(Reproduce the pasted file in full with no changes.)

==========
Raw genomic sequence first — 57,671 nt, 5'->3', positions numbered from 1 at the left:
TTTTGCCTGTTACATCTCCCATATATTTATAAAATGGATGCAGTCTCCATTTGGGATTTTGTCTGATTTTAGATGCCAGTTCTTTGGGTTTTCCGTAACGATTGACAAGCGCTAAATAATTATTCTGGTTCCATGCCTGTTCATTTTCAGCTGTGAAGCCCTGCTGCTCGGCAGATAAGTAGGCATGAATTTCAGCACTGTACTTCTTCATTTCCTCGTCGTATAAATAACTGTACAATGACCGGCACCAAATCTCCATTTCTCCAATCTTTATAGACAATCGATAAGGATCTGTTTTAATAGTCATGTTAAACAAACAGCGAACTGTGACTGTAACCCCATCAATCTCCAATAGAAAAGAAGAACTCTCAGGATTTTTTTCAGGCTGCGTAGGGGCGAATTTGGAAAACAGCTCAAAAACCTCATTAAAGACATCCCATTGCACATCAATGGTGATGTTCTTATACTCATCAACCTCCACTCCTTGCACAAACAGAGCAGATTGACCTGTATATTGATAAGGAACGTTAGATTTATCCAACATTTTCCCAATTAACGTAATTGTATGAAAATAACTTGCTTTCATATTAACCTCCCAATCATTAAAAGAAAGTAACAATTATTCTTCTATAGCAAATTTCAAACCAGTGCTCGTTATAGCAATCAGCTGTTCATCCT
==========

Raw genomic sequence first — 57,671 nt, 5'->3', positions numbered from 1 at the left:
TTTTGCCTGTTACATCTCCCATATATTTATAAAATGGATGCAGTCTCCATTTGGGATTTTGTCTGATTTTAGATGCCAGTTCTTTGGGTTTTCCGTAACGATTGACAAGCGCTAAATAATTATTCTGGTTCCATGCCTGTTCATTTTCAGCTGTGAAGCCCTGCTGCTCGGCAGATAAGTAGGCATGAATTTCAGCACTGTACTTCTTCATTTCCTCGTCGTATAAATAACTGTACAATGACCGGCACCAAATCTCCATTTCTCCAATCTTTATAGACAATCGATAAGGATCTGTTTTAATAGTCATGTTAAACAAACAGCGAACTGTGACTGTAACCCCATCAATCTCCAATAGAAAAGAAGAACTCTCAGGATTTTTTTCAGGCTGCGTAGGGGCGAATTTGGAAAACAGCTCAAAAACCTCATTAAAGACATCCCATTGCACATCAATGGTGATGTTCTTATACTCATCAACCTCCACTCCTTGCACAAACAGAGCAGATTGACCTGTATATTGATAAGGAACGTTAGATTTATCCAACATTTTCCCAATTAACGTAATTGTATGAAAATAACTTGCTTTCATATTAACCTCCCAATCATTAAAAGAAAGTAACAATTATTCTTCTATAGCAAATTTCAAACCAGTGCTCGTTATAGCAATCAGCTGTTCATCCT